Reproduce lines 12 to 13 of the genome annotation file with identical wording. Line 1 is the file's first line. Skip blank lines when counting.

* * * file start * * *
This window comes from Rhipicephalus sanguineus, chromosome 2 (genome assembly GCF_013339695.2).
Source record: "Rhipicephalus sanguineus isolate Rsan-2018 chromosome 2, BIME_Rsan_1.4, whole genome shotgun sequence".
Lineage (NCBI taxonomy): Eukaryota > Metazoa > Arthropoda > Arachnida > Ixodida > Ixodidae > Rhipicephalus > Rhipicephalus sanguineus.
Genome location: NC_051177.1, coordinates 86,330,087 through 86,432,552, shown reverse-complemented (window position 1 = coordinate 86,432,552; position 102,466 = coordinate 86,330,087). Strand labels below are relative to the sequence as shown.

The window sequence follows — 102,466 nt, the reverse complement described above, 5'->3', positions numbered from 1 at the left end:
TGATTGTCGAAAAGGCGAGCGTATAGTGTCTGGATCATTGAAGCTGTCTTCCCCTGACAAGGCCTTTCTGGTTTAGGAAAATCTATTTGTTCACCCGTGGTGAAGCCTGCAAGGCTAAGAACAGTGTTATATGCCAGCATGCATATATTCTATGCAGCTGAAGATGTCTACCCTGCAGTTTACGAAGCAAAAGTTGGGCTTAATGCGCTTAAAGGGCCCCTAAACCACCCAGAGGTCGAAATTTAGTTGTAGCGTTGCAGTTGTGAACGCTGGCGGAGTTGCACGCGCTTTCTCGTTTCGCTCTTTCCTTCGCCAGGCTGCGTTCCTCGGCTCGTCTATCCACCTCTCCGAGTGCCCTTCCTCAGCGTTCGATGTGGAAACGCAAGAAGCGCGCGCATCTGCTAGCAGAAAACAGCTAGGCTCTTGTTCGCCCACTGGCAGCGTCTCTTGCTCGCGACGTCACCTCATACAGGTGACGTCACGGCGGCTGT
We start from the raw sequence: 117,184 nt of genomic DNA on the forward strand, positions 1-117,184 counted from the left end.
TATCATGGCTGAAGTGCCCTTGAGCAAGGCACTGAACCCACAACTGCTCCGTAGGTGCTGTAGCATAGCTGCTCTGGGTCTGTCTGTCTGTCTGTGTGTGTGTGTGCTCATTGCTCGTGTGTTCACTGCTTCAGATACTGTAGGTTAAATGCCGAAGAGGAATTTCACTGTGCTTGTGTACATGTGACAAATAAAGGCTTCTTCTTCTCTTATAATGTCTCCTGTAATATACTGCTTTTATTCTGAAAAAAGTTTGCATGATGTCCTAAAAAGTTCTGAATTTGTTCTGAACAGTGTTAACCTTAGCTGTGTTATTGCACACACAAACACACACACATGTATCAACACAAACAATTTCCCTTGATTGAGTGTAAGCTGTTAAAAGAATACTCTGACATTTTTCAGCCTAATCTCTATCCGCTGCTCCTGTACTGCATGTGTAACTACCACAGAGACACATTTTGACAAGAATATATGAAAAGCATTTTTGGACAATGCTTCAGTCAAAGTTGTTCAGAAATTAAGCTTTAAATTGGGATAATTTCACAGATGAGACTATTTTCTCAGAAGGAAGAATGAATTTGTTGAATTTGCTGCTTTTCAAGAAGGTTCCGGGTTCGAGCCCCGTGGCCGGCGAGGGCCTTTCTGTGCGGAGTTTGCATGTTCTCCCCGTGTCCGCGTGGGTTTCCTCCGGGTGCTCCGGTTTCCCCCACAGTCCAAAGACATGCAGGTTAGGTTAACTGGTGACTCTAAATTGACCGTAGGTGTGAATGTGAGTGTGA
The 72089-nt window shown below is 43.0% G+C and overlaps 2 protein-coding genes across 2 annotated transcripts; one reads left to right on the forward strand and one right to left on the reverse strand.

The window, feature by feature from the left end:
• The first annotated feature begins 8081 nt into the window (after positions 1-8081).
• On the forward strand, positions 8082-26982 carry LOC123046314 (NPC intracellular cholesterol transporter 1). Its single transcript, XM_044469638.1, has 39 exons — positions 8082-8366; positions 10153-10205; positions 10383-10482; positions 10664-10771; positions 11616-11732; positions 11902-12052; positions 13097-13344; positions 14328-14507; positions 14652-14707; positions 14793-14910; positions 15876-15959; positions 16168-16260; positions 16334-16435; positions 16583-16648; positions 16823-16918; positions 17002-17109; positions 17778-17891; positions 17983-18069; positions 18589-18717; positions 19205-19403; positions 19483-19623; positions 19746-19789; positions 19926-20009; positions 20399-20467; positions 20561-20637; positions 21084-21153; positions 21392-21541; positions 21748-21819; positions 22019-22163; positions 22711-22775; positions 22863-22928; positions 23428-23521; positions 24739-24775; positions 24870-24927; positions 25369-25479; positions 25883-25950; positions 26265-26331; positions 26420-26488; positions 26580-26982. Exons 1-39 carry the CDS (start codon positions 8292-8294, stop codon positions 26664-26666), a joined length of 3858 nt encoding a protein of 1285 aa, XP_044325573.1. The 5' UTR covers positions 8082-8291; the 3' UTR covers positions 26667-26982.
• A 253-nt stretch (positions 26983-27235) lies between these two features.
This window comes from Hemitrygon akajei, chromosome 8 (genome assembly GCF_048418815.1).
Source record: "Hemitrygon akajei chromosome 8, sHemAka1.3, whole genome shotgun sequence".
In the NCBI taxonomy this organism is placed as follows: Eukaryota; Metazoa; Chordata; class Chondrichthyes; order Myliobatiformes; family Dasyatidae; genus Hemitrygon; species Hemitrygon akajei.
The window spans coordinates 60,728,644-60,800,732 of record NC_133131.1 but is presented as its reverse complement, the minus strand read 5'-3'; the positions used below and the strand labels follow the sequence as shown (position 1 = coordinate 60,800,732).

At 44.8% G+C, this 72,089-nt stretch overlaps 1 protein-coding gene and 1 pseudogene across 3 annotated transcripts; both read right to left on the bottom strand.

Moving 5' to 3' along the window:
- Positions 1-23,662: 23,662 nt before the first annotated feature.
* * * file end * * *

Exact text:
• On the forward strand, positions 8082-26982 carry LOC123046314 (NPC intracellular cholesterol transporter 1). Its single transcript, XM_044469638.1, has 39 exons — positions 8082-8366; positions 10153-10205; positions 10383-10482; positions 10664-10771; positions 11616-11732; positions 11902-12052; positions 13097-13344; positions 14328-14507; positions 14652-14707; positions 14793-14910; positions 15876-15959; positions 16168-16260; positions 16334-16435; positions 16583-16648; positions 16823-16918; positions 17002-17109; positions 17778-17891; positions 17983-18069; positions 18589-18717; positions 19205-19403; positions 19483-19623; positions 19746-19789; positions 19926-20009; positions 20399-20467; positions 20561-20637; positions 21084-21153; positions 21392-21541; positions 21748-21819; positions 22019-22163; positions 22711-22775; positions 22863-22928; positions 23428-23521; positions 24739-24775; positions 24870-24927; positions 25369-25479; positions 25883-25950; positions 26265-26331; positions 26420-26488; positions 26580-26982. Exons 1-39 carry the CDS (start codon positions 8292-8294, stop codon positions 26664-26666), a joined length of 3858 nt encoding a protein of 1285 aa, XP_044325573.1. The 5' UTR covers positions 8082-8291; the 3' UTR covers positions 26667-26982.
• A 253-nt stretch (positions 26983-27235) lies between these two features.